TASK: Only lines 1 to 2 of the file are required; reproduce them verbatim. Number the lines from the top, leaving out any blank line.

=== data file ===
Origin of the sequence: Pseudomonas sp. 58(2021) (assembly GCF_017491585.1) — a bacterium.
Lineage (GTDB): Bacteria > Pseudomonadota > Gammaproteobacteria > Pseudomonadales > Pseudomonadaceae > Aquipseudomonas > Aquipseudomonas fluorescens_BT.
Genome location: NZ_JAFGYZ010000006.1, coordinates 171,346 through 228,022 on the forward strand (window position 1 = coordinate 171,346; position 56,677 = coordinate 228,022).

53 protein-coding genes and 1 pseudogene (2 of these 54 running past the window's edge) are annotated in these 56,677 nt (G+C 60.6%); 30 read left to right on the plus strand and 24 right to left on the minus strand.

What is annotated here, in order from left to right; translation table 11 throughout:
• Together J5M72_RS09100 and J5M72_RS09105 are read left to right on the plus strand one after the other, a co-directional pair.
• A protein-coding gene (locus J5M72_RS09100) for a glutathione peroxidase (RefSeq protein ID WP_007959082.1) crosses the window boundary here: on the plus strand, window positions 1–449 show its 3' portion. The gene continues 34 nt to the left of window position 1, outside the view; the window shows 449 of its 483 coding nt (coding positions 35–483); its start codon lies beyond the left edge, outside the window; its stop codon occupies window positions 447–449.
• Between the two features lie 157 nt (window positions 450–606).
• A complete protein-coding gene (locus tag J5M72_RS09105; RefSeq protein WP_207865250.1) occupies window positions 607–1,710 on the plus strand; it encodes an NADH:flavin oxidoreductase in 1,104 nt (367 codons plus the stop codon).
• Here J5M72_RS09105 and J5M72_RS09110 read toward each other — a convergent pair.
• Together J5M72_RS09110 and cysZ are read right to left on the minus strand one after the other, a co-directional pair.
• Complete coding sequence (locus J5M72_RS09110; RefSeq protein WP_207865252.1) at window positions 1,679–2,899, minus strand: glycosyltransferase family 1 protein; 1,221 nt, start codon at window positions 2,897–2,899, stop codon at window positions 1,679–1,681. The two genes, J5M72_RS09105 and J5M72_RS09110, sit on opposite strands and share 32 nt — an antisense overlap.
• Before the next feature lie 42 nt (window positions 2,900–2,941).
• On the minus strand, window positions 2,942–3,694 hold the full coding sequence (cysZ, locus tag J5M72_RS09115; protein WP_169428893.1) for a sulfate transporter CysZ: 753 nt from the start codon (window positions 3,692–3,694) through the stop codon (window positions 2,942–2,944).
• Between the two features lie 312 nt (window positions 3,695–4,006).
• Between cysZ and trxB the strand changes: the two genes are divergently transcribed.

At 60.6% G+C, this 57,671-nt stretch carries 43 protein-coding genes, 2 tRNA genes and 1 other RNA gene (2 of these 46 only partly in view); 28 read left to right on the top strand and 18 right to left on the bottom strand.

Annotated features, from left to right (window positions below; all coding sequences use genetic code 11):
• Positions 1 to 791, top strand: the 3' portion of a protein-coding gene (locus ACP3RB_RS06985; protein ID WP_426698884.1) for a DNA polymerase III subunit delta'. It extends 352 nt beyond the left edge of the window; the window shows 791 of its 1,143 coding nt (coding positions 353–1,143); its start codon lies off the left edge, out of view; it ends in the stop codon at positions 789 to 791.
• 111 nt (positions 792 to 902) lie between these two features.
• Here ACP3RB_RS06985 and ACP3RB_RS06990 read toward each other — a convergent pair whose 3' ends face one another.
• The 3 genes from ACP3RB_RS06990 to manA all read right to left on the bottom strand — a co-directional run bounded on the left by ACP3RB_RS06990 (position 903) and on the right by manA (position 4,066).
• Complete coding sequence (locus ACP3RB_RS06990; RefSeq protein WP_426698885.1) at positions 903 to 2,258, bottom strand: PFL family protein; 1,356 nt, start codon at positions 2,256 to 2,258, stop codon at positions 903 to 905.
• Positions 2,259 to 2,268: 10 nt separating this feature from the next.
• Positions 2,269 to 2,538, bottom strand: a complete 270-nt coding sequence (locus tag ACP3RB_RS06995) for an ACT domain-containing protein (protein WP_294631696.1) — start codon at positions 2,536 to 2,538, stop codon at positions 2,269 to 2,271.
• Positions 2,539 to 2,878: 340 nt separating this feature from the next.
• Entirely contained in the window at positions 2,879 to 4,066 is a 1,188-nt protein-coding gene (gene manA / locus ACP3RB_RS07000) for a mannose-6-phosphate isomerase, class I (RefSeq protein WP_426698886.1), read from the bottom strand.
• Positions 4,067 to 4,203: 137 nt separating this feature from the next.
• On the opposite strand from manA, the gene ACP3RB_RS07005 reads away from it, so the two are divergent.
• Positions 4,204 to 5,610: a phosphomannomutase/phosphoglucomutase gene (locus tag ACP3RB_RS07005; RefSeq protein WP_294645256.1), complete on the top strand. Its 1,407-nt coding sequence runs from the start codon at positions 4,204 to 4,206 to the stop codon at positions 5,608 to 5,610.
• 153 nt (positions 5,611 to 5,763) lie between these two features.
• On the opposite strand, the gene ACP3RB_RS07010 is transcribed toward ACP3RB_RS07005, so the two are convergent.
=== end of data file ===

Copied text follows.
Origin of the sequence: Pseudomonas sp. 58(2021) (assembly GCF_017491585.1) — a bacterium.
Lineage (GTDB): Bacteria > Pseudomonadota > Gammaproteobacteria > Pseudomonadales > Pseudomonadaceae > Aquipseudomonas > Aquipseudomonas fluorescens_BT.